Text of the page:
Sign up for our newsletter


Specialized Venge ViAS

Specialized Venge ViAS
Sam Challis
8 Dec 2015

Specialized's fastest bike just get even faster - Introducing the Venge ViAS.

The bike industry is accustomed to product evolution through small steps. When a new model of a bike comes out, it’s often pretty similar to the previous model, with a tweak to the geometry here, or a slight change to the lay-up there. It’s rare for a brand to unveil an update to a bike that represents a giant step in design and technology, which is what makes the new Specialized Venge ViAS so exciting. 

Unleashed at this year’s Tour de France, the ViAS is Specialized’s first substantial revision of the Venge since its inception in 2011. It looks significantly different to previous Venges, and its creation required Specialized to bring together all its different divisions. 

‘We applied all three arms of our research and development capability to design the entire bike system: computer simulation, lab and wind-tunnel testing, as well as on-road data acquisition testing,’ says Chris Yu, the man in charge of Specialized’s aero and racing R&D team. ‘We used computer simulation in both the aero optimisation of tube shapes as well as in the optimisation of the carbon fibre layup. We then tested numerous prototypes in our own wind-tunnel as well as in our structural lab. Finally, we collected actual ride data to assess both the aerodynamic and ride quality attributes of the system.’

All aspects of the bike were designed in unison, and Yu claims the result is that the ViAS is two minutes faster over 40km than a ‘normal’ bike, and 60 seconds faster than the previous Venge. One of the most distinctive aspects of the design is the gull-wing bar shape, of which Yu says, ‘We found in our wind-tunnel testing that there was a significant aero benefit to a level stem. That meant we needed a way to get the handlebars back to where a rider would expect when using a traditional (eg -6°) stem. Rather than using spacers, which are relatively inefficient even when aero shaped, we found that getting the additional rise using the aero section in the handlebar resulted in minimal additional aero drag. As a result, the ViAS stem and bar combination achieves the same fit range as a traditional angled stem and flat bar but at a significant aero advantage.’

Braking new ground

Specialized Venge ViAS handlebars

Brake type and position are among the most controversial alterations to the Venge. The front brake is situated high, behind the fork crown to ensure it has a stable mounting base. ‘This balances aero performance, fork stiffness, as well as brake performance ,’ says Yu. ‘Many integrated V-brake designs compromise fork leg stiffness and as a result compromise the front end handling of the bike. An additional benefit of this orientation is that it allows a continuous surface from the back of the fork crown into the down tube, smoothing airflow.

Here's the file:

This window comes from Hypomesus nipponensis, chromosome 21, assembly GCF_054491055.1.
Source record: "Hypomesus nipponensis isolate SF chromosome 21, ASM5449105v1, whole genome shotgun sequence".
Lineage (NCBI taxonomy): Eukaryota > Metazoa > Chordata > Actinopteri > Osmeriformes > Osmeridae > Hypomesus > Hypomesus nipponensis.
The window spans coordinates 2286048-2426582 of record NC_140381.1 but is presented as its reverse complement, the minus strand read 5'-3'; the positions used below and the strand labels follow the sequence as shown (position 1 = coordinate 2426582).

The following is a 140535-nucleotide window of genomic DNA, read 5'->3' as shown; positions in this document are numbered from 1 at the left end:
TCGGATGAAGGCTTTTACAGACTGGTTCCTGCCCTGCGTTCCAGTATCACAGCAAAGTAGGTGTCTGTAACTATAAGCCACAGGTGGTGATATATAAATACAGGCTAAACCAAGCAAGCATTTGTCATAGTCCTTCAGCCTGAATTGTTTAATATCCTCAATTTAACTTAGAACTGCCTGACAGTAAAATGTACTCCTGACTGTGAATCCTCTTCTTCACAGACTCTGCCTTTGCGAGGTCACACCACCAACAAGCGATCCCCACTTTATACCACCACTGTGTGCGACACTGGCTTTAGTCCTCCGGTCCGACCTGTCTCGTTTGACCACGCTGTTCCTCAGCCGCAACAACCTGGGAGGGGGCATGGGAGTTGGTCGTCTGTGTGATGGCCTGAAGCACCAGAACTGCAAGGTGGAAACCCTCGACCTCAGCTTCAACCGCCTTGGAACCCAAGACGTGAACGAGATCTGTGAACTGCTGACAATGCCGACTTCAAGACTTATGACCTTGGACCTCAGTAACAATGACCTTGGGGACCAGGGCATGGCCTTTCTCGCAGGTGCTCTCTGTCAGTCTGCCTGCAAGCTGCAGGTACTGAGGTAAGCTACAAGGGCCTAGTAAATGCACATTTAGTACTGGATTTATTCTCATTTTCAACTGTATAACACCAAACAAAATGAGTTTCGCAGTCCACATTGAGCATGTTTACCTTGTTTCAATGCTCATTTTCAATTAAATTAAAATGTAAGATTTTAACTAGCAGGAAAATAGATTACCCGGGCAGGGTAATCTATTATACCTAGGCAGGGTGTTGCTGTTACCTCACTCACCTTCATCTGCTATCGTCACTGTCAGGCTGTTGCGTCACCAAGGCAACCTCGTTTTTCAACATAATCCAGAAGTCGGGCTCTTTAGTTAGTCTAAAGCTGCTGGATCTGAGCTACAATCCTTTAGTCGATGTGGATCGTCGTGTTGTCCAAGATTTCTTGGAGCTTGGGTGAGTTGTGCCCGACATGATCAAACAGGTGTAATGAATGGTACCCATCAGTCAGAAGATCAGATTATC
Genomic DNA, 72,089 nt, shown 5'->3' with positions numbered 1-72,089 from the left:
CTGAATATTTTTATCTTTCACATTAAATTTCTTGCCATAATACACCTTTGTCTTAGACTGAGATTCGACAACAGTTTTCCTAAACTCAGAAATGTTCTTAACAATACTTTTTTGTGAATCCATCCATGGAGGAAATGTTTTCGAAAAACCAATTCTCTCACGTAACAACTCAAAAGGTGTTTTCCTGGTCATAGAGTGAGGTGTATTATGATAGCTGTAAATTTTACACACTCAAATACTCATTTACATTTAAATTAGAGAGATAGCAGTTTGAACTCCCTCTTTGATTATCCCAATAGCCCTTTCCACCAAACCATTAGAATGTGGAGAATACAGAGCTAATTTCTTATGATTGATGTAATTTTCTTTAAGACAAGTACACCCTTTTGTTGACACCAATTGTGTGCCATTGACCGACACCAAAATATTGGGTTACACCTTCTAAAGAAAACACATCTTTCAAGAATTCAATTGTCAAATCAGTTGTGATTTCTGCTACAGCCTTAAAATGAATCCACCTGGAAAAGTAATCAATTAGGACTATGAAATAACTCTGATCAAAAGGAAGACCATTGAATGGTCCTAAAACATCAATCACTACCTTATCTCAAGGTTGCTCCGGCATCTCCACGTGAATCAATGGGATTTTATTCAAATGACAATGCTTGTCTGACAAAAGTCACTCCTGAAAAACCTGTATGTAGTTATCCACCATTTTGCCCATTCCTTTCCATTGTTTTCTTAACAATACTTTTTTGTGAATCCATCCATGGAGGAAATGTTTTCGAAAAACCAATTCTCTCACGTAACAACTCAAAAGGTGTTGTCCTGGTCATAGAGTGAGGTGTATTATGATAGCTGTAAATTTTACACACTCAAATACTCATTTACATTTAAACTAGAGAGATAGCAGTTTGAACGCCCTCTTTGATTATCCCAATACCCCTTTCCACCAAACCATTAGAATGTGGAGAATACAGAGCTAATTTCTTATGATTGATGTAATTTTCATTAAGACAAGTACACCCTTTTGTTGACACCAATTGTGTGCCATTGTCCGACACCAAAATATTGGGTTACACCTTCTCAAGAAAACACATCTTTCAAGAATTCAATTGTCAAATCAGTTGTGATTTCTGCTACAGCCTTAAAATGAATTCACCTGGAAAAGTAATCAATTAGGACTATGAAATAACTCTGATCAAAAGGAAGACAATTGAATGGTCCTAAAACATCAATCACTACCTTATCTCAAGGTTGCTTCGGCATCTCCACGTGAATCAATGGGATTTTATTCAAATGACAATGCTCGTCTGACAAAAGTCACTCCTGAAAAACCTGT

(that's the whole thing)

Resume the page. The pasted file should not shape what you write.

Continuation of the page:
The rear brake is situated part way up the seat tube, which Yu says is the lowest aero drag position when racing with bottles, while also being the location of minimal deflection between the rear wheel and the frame. ‘This results in reduced brake rub in sprint or high power climbing scenarios, to increase efficiency,’ says Yu.

the dropped seatstays not only improved aerodynamic performance, but also improved rear-end compliance

The ViAS is the first bike where Specialized has brought in-house the carbon composite techniques that its partners at McLaren use. To accommodate the novel internal cable routing system (no cables are on display) and dramatic aero tube shapes, new construction methods were used to package everything efficiently. 

‘There are several features that address ride compliance, most notably the optimisation around wider [24mm front and 26mm rear] tyres. We designed a whole new wheel, the Roval CLX64, around wider tyres, which in turn served as the foundation to the ViAS design. By doing so, we were able to preserve aerodynamic performance while offering compliance and handling advantages that come with wider tyres,’ says Yu. ‘In addition, we found that the dropped seatstays not only improved aerodynamic performance, but also improved rear-end compliance.’ 

Having made so many changes, is Yu happy that the ViAS is a success? ‘We have tested the ViAS against almost every form of road platform available on the market. We’ve found that the ViAS represents a new class of aero road bike with performance on par with the majority of time-trial bikes today.’ 

A bold claim indeed, but we’ll reserve judgement until we do a full test in the future.

Read more about: